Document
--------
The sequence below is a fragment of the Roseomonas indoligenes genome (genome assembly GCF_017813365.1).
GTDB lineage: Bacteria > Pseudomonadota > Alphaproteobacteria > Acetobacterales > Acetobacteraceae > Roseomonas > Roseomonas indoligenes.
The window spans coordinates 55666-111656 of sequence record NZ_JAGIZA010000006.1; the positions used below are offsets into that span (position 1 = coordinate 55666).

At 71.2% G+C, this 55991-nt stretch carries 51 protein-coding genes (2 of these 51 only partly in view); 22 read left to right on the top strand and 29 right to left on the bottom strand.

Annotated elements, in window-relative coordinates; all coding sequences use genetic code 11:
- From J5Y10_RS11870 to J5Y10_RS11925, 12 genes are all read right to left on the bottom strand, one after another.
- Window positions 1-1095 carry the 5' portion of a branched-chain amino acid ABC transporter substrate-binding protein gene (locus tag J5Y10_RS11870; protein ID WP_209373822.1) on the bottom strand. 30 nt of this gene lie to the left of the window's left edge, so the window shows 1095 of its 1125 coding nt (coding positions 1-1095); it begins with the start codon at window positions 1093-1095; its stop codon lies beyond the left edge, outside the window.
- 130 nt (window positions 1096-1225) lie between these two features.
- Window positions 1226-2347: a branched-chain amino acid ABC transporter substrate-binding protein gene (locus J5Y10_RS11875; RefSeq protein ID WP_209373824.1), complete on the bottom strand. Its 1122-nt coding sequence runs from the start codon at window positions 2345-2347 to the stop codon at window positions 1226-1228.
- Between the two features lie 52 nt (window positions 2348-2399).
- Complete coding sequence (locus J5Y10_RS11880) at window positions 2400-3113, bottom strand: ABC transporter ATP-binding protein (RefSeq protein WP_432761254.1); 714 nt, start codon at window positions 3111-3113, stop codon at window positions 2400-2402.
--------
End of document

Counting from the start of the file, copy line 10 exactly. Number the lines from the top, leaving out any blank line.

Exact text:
- Between the two features lie 52 nt (window positions 2348-2399).